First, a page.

Title: Mars: Stories

Writer: Asja Bakić (translated by Jennifer Zoble)

Publishing House: The Feminist Press at CUNY

Date of Publication: March 19th 2019 (first published 2015)

Rating: 5 stars

‘’Death is typically a European film. The scenes are evocative, the atmosphere and characters charged. But in my case, death took a different form.’’

When you start reading a book and you feel the need to underline entire paragraphs from the very first pages, you know that an exciting reading experience is waiting for you. In the case of Mars by the Bosnian writer Asja Bakić ‘’exciting’’ is too weak a word to describe this collection of short stories by one of the most talented writers in our beautiful Balkan neighborhood.

‘’Ι don’t remember how many of us were in the cabin, but all the girls would scream for the teacher when, just as everyone was on the edge of sleep, I’d tell scary stories about witches and monsters. Look at that woman lurking in the window.’’

Bakić uses elements of different genres to write about universal theme and issues that are relevant to the past and the present. Magical Realism, Science Fiction, and Literary Fiction. No matter the genre, Bakić creates a unique array of extremely powerful stories where Feminism, social issues, sensuality, mystery, and horror form a dark, macabre scenery. Women try to cope with choices that don’t belong to them when war and social restrictions place more and more obstacles in their way.

‘’You should have learned by now that you can’t trust death, or people.’’

In fluid, powerful writing, beautifully translated by Jennifer Zoble, Bakić touches on the lack of trust and the threats that are lurking for women who feel the need to step out of a society that wants to suffocate them and reduce them to a role where no expression, no liberation is allowed. In an environment heavily influenced by the absurdity of Sovietism and the insecurity that follows the fall of a regime. ‘’Literature is the primary link between life and death.’’, a character states and the truth and gravity of these words permeate the collection. When the world becomes a difficult, dangerous place, hardships multiply if you are a woman.

‘’Everyone wants to go to heaven’’, I said. ‘’It must be too crowded there.’’

Day Trip to Durmitor: A writer finds herself in a weird Purgatory, guarded by two demanding secretaries. She will be able to move on once she writes the perfect book. But what does ‘’moving on’’ actually mean?

Buried Treasure: The adventures of a quirky family during a happy, sleepy summer as the nineties began. A story that makes you feel a bittersweet kind of melancholy when you know what is about to follow…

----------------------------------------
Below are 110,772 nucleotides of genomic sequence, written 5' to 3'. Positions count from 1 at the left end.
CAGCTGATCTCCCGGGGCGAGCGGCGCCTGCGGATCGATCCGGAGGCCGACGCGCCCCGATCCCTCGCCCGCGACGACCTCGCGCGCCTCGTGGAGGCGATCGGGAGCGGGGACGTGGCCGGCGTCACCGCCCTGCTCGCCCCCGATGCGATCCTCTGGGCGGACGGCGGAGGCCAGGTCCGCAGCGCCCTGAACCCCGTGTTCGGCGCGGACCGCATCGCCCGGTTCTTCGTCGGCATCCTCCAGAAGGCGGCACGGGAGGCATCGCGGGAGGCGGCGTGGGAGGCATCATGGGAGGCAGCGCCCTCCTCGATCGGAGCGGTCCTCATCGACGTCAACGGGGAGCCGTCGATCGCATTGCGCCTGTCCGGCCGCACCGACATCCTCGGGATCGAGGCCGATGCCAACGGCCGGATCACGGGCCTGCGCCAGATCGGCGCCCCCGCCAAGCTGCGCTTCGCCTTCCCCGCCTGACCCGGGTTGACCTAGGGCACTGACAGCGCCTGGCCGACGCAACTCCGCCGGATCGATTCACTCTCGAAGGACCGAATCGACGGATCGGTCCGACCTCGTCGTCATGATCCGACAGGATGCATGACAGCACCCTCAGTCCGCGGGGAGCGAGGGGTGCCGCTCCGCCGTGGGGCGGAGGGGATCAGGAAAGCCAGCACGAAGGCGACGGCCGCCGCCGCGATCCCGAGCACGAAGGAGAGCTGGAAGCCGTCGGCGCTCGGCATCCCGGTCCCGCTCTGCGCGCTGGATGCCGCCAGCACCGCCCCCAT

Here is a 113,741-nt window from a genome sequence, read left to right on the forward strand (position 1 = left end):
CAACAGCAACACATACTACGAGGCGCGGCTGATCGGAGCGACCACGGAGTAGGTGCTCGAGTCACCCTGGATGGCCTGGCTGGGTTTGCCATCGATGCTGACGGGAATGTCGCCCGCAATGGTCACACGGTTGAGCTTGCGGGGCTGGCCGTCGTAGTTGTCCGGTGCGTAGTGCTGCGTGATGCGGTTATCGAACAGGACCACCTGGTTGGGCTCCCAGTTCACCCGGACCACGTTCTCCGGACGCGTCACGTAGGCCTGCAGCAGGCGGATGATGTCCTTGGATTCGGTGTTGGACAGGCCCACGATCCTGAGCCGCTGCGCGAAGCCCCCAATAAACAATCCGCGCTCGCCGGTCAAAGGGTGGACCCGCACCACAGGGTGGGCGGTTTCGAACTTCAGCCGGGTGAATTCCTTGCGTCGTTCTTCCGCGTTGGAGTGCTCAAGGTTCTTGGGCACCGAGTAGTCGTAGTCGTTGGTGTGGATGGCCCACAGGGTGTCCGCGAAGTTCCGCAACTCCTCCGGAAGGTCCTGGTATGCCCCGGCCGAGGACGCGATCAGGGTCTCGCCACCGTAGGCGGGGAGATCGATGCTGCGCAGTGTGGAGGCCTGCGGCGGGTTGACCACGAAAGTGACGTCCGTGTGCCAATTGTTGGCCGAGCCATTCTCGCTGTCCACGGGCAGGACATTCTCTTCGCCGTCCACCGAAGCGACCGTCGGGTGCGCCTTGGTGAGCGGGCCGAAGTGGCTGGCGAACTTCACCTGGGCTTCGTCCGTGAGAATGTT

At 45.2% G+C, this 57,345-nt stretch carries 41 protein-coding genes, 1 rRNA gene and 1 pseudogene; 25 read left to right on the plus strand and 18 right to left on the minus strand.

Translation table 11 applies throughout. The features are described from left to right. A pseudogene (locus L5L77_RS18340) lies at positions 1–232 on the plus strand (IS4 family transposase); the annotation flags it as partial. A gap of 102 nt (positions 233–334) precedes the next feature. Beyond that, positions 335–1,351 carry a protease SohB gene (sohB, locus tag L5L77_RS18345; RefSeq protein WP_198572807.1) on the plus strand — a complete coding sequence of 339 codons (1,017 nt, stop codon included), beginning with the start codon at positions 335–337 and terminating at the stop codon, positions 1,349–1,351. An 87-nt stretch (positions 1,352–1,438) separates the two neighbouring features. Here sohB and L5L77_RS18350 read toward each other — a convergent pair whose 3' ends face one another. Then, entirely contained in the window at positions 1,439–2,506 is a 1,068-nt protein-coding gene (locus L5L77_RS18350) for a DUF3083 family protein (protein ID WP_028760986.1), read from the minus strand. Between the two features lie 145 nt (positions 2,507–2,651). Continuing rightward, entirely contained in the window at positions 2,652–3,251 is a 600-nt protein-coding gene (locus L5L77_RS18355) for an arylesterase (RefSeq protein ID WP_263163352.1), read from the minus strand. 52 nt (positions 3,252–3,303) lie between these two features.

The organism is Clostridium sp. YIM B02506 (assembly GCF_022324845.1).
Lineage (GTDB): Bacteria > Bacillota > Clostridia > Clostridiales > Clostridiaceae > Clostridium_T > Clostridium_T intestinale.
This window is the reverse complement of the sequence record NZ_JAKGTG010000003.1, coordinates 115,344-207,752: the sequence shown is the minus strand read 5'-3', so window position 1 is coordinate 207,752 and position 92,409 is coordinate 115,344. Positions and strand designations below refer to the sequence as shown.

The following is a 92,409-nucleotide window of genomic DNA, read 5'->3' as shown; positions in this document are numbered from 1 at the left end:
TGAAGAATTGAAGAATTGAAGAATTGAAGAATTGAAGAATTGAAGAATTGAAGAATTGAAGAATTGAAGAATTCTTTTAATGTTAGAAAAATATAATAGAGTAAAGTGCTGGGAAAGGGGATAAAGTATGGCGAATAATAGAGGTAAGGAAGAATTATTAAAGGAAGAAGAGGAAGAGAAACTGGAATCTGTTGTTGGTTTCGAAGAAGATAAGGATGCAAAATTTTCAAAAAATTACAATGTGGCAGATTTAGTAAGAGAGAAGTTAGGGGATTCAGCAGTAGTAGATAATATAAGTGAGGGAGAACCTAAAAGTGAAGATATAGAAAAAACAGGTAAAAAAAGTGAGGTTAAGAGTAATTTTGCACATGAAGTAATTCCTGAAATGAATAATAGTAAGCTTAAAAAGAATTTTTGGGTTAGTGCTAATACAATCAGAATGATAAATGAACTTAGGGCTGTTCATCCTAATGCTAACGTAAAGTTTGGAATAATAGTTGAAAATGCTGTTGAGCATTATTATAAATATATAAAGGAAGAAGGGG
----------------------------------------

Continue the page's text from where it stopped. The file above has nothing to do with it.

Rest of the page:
‘’It’s not the season for walking’’, I said. ‘’It’s cold, and people are idiots.’’

The Talus of Madame Liken: Can you get scared – and I mean, really, really scared- while reading a ten-page story in the Tube, in the middle of a beautiful April afternoon? Because this tale of violence, terror, and retribution will make you shiver. One of the most brilliant atmospheric stories I’ve ever read.

Abby: A woman loses her memory every five minutes and is forced to put up with a controlling husband. A brilliant story that mixes gender studies and Science Fiction.

‘’Why aren’t you here?’’, reads Asja’s message, ‘’it’s midnight.’’

Asja 5.0 : In a world where physical contact has vanished and procreation is contacted in labs, two people try to return to a time when intimacy was undisputable. How can you survive in a society ruled by a regime that aims to extinguish every trace of feelings and personal identity?

Carnivore: What if two strangers decided to follow each other and arrange a weird date? What does meat have to do with an affair? This story is one more brilliant metaphor of isolation and desire.

‘’I’d always identified with Medea: I wrote like a betrayed, rejected sorceress, but in fact, I’d received Medea’s gift – her poisonous truth.’’

Passions: How many identities can a writer obtain through her work? What happens when a shady presence from the past reappears in a terribly unsuitable moment? A marvelous, mysterious story.

‘’You can’t rebuild a world that’s been reduced to ashes.’’

The Guest: A journalist has to investigate a cult and its mysterious leader and contemplate on the possibility of being able to turn every thought into a tangible object.

‘’In the children’s room, on the floor, sit two sisters, playing. There are no toys around them. The room’s disorderly, dirty. They make all – too- familiar hand movements – they stab at something in front of them and then bring it to their lips. It quickly becomes clear that the girls are playing lunch. There’s no food; they are only pretending to eat.’’

Heading West: A family tries to escape severe hunger and war by trusting its fate into the hands of a suspicious- looking squad. A story about the tragedy of a war that still haunts us.

‘’In this divorce between us writers and other people’’, I said, ‘’the moon belongs to us.’’

The Underworld: An intergalactic society where writers and, consequently, freedom of speech are restricted and persecuted.

Mars…The Roman equivalent of Ares, the ferocious god of War. The other half of Venus, forming the unbreakable bond between Love and War. The god that gave its name to the month that stands upon the edge of winter and the beginning of spring. The strongest planet in terms of astrology. And the title of an outstanding collection by the immensely talented Asja Bakić.

‘’Where does a woman go, if she doesn’t know what’s in store for her?’’